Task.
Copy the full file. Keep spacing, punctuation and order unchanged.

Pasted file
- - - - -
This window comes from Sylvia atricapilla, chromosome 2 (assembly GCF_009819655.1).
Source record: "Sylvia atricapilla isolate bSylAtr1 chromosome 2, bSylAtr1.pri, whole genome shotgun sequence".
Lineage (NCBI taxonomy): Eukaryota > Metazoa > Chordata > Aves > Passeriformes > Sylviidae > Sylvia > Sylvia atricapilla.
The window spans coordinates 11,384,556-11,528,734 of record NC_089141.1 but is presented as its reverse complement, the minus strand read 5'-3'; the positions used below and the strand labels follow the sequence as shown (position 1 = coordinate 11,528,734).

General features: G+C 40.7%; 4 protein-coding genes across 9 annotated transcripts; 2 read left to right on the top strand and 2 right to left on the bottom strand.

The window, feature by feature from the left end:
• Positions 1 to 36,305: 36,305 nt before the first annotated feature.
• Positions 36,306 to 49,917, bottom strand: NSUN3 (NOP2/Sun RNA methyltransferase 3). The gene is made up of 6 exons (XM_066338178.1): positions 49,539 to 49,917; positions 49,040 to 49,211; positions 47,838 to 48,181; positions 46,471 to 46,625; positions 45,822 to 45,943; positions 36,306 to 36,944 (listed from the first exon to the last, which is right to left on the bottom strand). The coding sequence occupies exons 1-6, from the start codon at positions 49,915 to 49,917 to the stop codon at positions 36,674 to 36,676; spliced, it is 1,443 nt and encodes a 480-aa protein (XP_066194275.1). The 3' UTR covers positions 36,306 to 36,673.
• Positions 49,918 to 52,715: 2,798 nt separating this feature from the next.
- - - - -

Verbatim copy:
This window comes from Sylvia atricapilla, chromosome 2 (assembly GCF_009819655.1).
Source record: "Sylvia atricapilla isolate bSylAtr1 chromosome 2, bSylAtr1.pri, whole genome shotgun sequence".
Lineage (NCBI taxonomy): Eukaryota > Metazoa > Chordata > Aves > Passeriformes > Sylviidae > Sylvia > Sylvia atricapilla.
The window spans coordinates 11,384,556-11,528,734 of record NC_089141.1 but is presented as its reverse complement, the minus strand read 5'-3'; the positions used below and the strand labels follow the sequence as shown (position 1 = coordinate 11,528,734).

General features: G+C 40.7%; 4 protein-coding genes across 9 annotated transcripts; 2 read left to right on the top strand and 2 right to left on the bottom strand.

The window, feature by feature from the left end:
• Positions 1 to 36,305: 36,305 nt before the first annotated feature.
• Positions 36,306 to 49,917, bottom strand: NSUN3 (NOP2/Sun RNA methyltransferase 3). The gene is made up of 6 exons (XM_066338178.1): positions 49,539 to 49,917; positions 49,040 to 49,211; positions 47,838 to 48,181; positions 46,471 to 46,625; positions 45,822 to 45,943; positions 36,306 to 36,944 (listed from the first exon to the last, which is right to left on the bottom strand). The coding sequence occupies exons 1-6, from the start codon at positions 49,915 to 49,917 to the stop codon at positions 36,674 to 36,676; spliced, it is 1,443 nt and encodes a 480-aa protein (XP_066194275.1). The 3' UTR covers positions 36,306 to 36,673.
• Positions 49,918 to 52,715: 2,798 nt separating this feature from the next.